My heart rouses thinking to bring you news of something that concerns you and concerns many men,” writes the poet William Carlos Williams.  This is the same feeling of joy and discovery when discussing Eugene Tsui, his life and work, and the compelling power of his vision, rooted in his far-reaching philosophy that is at the heart of nature.  Dr. Tsui helps us to grasp how nature’s profound ideas and values can be applied to create a new paradigm for the human environment that is economical, uses little or no energy, can withstand disaster forces, has no adverse effects on the natural environment, and uplifts the spirit in imaginative, striking ways.  He has been studying the “secrets” of nature for decades.  Imagine buildings that open and close like a flower blossom; buildings that swivel to dispel the impact of Tsunami waves or a floating bridge that undulates, like a sinusoidal wave, producing 4 billion watts of renewable electricity of a 3.2-kilometer high city that is supported by a tensegrity column like the Golden Gate Bridge tilted sideways.  There are just a few of the incredible concepts that are being developed and built.

All this is possible using principles explored by architect and professor Eugene Tsui in his classrooms, offices, and laboratories both in the USA and China.  Allow me also to emphasize the great influence and opportunities he has created for young students and professionals who have had the unique experience to work alongside him.  Shall I mention the recently graduated student from Mexico who, after working with Dr. Tsui, became the public voice, in Mexico, for ecological advocacy and nature’s preservation;  or the landscape architecture student from China who, after winning numerous prizes in the USA, went on to become the Dean of a Landscape Department at a prominent Chinese Institute, or the Master’s student from a famous USA Graduate school who, upon coaxing by Dr. Tsui to, “find your passion in life,” moved to Paris, France and is now a successful global fashion magazine photographer who even invented his own lighting system?

Dr. Tsui is not merely engaging students to follow along the usual path of an architectural career, he is teaching students to find themselves, to find their uniqueness and purpose in life- to pursue their true passion- and this has wonderful results.  Tsui encourages and celebrates individuality, nonconformity, a renewed emphasis on creativity and innovation, and abandonment of that which is stylish for that which is coherent, organic, durable, and timeless  But perhaps the most extraordinary aspect of his teaching and work is, what he calls, ” the anticipatory aspect” of his approach.  He engages students and associates to think in terms of anticipating the probable challenges and problems of the future and developing solutions that would prevent future problems from expanding.  In these times of global ecological disaster, overpopulation and social/economic crisis, such an anticipatory approach to design and thinking present a much-needed possibility for real and lasting solutions.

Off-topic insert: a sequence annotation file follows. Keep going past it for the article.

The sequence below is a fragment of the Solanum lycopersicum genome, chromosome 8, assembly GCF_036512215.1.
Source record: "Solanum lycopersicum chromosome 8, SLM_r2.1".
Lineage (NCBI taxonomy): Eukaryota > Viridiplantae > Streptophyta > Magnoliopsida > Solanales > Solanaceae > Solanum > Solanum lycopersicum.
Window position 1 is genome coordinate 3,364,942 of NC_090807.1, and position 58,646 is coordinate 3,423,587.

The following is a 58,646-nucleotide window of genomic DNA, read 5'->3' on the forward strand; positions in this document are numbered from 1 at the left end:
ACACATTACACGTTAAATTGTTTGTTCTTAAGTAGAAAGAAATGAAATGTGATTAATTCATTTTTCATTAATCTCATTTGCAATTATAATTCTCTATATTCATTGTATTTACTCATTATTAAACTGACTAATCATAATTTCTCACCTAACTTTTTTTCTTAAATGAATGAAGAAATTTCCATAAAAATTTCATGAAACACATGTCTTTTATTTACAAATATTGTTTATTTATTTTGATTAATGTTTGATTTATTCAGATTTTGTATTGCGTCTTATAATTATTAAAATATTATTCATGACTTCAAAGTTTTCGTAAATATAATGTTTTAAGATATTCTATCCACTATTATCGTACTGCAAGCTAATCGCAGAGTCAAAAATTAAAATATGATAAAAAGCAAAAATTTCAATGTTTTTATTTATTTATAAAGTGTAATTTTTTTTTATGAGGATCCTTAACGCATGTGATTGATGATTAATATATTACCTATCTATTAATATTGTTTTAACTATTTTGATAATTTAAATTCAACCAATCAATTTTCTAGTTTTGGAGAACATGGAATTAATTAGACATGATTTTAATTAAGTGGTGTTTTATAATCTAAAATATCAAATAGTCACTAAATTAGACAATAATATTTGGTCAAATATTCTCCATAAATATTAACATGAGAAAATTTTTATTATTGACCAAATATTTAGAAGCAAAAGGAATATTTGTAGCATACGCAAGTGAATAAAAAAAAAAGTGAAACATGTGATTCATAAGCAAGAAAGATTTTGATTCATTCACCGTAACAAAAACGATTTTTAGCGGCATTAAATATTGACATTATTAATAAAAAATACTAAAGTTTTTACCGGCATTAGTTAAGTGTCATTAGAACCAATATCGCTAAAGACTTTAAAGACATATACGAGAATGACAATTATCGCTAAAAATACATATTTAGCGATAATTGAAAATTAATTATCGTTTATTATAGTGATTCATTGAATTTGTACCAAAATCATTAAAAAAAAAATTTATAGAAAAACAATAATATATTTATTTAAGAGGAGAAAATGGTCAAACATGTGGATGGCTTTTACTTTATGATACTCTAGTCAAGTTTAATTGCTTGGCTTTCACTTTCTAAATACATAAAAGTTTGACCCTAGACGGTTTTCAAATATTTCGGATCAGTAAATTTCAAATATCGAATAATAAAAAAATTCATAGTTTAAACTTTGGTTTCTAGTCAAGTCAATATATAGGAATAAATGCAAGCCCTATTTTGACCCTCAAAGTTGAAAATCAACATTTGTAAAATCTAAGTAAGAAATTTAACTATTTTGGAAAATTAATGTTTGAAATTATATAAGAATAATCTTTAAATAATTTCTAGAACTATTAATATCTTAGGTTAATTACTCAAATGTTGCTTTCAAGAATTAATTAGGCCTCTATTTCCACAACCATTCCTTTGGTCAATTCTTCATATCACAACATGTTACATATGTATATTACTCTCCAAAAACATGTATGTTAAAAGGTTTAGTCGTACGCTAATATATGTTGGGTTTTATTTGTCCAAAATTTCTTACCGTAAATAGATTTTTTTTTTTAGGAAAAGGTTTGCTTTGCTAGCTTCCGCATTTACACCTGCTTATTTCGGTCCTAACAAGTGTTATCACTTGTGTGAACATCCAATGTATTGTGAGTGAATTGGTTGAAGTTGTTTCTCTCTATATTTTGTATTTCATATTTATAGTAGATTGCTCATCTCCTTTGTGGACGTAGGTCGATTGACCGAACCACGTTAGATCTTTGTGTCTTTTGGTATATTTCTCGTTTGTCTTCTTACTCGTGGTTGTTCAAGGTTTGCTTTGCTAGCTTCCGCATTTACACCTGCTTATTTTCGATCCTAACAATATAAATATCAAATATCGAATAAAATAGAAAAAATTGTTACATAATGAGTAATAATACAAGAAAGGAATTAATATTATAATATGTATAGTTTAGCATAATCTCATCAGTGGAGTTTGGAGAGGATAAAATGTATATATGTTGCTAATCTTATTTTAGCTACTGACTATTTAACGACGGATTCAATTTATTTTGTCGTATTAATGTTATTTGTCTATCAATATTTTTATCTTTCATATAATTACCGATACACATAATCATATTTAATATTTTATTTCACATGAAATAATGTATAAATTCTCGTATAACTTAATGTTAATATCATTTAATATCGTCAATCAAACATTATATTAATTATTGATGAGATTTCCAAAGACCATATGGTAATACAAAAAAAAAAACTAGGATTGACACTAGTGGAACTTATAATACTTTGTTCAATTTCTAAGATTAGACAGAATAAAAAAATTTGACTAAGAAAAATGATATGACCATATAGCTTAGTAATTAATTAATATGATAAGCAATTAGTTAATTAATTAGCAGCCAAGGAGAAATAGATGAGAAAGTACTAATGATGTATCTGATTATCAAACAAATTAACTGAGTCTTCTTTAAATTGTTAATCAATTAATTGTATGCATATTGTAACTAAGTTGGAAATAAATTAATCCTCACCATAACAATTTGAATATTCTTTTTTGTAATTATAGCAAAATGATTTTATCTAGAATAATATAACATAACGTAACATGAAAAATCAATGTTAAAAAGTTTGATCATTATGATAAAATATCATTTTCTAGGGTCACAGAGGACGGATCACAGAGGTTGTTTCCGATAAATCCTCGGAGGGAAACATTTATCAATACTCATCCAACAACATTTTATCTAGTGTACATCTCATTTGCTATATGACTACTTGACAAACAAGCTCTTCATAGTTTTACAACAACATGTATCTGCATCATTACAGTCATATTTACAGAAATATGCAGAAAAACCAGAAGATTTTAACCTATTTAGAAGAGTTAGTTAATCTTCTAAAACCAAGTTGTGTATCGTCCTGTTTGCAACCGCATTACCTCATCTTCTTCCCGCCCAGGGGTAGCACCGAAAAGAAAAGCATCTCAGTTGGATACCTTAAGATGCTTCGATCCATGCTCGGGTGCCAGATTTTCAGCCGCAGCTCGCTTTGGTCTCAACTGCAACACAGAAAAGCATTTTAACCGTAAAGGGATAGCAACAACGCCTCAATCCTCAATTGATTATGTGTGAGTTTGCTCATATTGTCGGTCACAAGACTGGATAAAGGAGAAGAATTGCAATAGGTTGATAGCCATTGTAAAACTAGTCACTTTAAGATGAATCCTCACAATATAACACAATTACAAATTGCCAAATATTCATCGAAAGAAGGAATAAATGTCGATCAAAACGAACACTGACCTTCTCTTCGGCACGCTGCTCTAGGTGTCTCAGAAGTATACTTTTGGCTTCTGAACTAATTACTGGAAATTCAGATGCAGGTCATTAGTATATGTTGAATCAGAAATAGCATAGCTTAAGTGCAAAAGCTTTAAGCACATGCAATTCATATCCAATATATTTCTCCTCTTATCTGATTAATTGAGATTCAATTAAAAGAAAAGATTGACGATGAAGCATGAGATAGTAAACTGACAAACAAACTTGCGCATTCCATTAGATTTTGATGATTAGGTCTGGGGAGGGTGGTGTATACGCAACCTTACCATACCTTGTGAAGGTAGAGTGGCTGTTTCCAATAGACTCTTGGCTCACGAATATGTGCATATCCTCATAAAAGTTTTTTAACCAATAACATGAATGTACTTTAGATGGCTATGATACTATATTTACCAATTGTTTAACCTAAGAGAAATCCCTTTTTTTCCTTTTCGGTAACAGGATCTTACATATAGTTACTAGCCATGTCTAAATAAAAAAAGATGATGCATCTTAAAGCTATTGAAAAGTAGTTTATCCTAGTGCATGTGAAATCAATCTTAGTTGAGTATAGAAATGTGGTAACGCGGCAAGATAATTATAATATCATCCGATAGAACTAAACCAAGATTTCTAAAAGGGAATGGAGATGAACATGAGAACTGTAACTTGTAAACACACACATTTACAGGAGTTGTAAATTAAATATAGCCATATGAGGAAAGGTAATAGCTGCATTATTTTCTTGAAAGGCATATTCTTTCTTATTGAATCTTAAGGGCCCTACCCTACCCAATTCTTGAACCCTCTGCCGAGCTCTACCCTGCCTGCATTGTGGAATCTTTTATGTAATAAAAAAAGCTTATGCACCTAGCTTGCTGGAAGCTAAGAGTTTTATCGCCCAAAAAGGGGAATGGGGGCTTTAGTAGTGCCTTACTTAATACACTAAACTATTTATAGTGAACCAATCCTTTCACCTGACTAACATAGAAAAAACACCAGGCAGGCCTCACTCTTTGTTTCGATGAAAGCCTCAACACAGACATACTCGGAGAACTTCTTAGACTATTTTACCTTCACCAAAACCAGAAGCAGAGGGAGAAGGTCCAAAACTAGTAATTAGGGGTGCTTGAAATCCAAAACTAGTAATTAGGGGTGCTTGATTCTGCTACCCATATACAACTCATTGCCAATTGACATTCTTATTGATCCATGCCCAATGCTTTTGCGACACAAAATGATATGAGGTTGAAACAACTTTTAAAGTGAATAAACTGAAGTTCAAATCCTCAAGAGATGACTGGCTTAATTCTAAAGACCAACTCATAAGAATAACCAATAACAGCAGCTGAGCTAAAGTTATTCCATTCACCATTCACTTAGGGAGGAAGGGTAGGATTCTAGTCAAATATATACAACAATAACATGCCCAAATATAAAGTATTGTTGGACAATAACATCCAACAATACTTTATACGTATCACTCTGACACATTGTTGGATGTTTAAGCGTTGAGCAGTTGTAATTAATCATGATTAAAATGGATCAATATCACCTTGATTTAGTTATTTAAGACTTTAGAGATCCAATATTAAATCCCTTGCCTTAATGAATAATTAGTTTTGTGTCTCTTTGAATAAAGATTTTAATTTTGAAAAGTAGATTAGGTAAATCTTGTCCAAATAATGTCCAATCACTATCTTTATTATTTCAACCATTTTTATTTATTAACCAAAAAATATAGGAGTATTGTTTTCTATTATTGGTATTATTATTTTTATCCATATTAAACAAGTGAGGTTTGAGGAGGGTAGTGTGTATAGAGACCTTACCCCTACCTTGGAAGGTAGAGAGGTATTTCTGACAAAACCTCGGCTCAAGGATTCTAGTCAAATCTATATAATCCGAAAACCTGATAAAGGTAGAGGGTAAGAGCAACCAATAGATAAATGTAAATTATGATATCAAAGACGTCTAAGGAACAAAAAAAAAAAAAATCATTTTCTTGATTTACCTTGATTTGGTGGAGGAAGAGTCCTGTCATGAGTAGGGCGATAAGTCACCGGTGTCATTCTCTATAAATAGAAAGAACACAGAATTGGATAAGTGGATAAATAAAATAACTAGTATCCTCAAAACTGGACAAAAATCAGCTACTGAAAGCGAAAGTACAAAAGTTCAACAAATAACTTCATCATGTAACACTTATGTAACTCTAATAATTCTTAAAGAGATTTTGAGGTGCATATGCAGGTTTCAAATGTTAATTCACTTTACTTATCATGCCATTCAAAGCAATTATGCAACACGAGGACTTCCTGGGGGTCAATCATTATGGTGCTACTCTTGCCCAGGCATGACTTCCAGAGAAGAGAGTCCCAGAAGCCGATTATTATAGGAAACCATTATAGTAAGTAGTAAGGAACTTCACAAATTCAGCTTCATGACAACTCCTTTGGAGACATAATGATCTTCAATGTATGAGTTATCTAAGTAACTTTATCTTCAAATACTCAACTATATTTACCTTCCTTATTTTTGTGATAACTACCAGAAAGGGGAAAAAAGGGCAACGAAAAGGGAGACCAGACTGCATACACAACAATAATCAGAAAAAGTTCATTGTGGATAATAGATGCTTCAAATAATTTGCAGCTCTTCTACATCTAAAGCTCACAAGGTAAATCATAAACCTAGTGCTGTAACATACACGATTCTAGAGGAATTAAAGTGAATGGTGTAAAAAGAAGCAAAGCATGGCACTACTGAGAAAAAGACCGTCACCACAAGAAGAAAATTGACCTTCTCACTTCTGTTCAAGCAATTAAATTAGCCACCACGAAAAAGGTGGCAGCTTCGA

Tsui’s laboratory has undertaken fascinating research:  discovering termites nests that utilize water cooling and ventilation systems with no mechanical/electrical power, prairie dogs that design air conditioning for underground dwellings, spherical birds nests that are aerodynamic, insular and safe, spider web silk stronger than structural steel, wasp nests that are more insular than a half-meter thick wall, insects that inflate their own protective domical habitats and much more;  Tsui finds principles and qualities that teach us how to build better.  Tsui’s research includes showing students how to test for strength-to-weight ratios, compression and tension testing wind tunnels, water flow currents, in sum, how to translate nature’s ideas into useful solutions for humanity.

Finally, Dr. Tsui’s architecture and his teaching embrace all of nature’s wisdom combined with the urgent social issues of our times.  He brings a compelling vision of a future that can be healed and sustained, one that is aligned with the beauty of nature, and the ingenuity of the human spirit.  His teaching is both exciting and profound.  I strongly recommend Dr. Eugene Tsui to your faculty and know that he will be an exciting, important, and valued member of your faculty.


Louis Marines
President, CEO Emeritus, American Institute of Architects
President, Advanced Management Institute